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  2. The idea that criminal labor is a new type of legal slavery is ridiculous. Comparing the forced removal of people from their homeland, over hundreds of years, forced servitude of them and their descendants, based solely on the fact that they had black skin is in no way relative to people who have willfully engaged in criminal activity and are therefore being punished for that willful activity. That is what we are supposed to take away from this documentary. Also, we are supposed to believe that things are no better for blacks now than during Jim Crow or possibly no better since even the adoption of the 13th Amendment? What complete and utter nonsense.

    And the idea that Nixon, Reagan, and Clinton passed laws to specifically do harm to blacks is also ridiculous. Harsher sentences for crack cocaine were passed by Congress, at the urging of civil rights leaders and members of the Congressional Black Caucus because of the harm the drug was doing to mostly inner city communities. They wanted to rid those neighborhoods of dealers and traffickers. Crack is cheaper and targeted towards kids, teenagers, and young adults, and was doing (and still does) terrible things to communities. I personally would have insisted for parity of the drug laws and for punishing powder cocaine users just as harshly, but it’s not difficult to understand the reasoning behind the thinking that crack dealers and traffickers should be punished harshly.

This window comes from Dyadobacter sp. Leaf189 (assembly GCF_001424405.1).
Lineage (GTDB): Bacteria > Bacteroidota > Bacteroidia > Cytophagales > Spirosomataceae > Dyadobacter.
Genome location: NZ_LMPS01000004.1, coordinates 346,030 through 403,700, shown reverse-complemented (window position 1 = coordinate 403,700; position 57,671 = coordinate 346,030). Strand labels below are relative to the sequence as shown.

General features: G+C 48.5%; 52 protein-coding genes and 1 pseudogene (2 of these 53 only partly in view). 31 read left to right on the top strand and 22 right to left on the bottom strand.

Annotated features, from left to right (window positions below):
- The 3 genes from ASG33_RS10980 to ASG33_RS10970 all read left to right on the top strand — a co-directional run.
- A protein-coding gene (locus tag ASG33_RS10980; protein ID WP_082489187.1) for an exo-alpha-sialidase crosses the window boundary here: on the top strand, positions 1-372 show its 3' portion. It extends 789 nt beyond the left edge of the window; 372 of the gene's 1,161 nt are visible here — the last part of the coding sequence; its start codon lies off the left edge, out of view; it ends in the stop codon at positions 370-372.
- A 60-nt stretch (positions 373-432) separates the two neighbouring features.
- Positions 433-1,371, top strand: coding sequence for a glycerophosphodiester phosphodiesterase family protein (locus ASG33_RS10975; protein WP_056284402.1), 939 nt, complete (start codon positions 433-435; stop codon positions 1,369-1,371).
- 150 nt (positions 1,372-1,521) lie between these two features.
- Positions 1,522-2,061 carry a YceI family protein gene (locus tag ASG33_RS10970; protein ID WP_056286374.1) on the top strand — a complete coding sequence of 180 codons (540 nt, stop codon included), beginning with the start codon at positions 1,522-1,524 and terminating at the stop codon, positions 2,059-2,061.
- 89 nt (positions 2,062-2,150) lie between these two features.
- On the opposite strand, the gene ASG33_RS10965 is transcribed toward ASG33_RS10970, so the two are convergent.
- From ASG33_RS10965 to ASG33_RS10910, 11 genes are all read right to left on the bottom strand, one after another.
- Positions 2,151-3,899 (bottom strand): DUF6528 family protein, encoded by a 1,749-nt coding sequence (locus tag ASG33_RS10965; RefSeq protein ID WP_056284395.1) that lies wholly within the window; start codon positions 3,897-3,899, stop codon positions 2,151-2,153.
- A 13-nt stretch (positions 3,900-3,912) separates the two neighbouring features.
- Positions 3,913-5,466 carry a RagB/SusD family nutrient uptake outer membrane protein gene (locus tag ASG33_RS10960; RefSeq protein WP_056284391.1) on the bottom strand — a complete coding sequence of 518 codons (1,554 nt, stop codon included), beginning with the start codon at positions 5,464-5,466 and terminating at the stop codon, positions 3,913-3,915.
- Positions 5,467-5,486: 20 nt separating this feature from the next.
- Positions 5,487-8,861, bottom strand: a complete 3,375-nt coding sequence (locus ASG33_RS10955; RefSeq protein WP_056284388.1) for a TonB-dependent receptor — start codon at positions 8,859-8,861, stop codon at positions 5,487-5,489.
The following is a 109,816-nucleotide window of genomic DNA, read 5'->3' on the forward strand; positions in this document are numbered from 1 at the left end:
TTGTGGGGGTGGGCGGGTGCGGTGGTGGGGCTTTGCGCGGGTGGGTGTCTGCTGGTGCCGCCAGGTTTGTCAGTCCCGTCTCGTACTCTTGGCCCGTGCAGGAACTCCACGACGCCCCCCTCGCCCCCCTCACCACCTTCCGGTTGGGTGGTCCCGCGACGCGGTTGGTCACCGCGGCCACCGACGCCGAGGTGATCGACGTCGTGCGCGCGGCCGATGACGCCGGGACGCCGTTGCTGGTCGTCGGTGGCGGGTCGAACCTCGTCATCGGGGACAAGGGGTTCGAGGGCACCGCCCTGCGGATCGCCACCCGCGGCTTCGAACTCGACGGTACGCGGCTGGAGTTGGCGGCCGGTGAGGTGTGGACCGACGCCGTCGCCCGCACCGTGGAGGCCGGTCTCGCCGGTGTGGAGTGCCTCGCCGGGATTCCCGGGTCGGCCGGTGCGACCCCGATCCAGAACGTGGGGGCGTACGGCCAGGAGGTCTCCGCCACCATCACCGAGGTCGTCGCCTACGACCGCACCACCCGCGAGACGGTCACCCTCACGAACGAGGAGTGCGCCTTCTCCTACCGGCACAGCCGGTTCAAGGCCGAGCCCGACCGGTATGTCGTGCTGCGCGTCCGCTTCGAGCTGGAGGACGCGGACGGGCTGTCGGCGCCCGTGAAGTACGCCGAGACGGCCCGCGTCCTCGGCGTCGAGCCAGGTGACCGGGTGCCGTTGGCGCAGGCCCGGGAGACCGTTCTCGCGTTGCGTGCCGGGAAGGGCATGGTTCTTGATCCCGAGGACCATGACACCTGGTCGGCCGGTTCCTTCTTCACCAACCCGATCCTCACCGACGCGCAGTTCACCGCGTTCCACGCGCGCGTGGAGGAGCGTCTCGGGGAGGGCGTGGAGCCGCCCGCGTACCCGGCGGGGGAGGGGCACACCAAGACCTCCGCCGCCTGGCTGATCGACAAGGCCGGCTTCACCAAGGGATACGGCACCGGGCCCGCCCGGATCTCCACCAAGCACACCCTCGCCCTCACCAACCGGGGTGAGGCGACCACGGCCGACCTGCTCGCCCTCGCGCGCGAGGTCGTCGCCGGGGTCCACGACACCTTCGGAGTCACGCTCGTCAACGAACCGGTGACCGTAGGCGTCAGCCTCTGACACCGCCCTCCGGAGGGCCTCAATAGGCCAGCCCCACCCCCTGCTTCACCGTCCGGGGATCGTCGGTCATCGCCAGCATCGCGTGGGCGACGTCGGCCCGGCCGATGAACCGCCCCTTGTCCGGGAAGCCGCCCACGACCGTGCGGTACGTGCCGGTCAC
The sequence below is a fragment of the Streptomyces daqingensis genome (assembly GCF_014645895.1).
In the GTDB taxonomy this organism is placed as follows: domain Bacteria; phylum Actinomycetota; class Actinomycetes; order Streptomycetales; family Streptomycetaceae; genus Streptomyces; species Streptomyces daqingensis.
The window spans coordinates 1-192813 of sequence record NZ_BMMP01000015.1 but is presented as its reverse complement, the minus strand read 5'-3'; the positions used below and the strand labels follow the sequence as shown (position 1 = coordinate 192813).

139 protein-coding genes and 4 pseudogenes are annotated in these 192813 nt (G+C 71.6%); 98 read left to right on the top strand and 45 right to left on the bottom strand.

What also seems to be ignored is that the individuals most directly affected by anti-crack laws specifically are guilty of committing crimes. Felons and inmates do not have the complete complement of rights that those who are not in jail or who haven’t been in jail enjoy. That is for a reason. It’s punishment. It’s supposed to make the idea of committing these crimes unsavory enough to not commit them. It doesn’t work well enough, but easing the laws will certainly not prevent those who engage in criminal activities any less likely to do so.

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  3. speaking of oscars its official hidden figures has limited release on December to qualify for oscar run does anyone think it has a shot.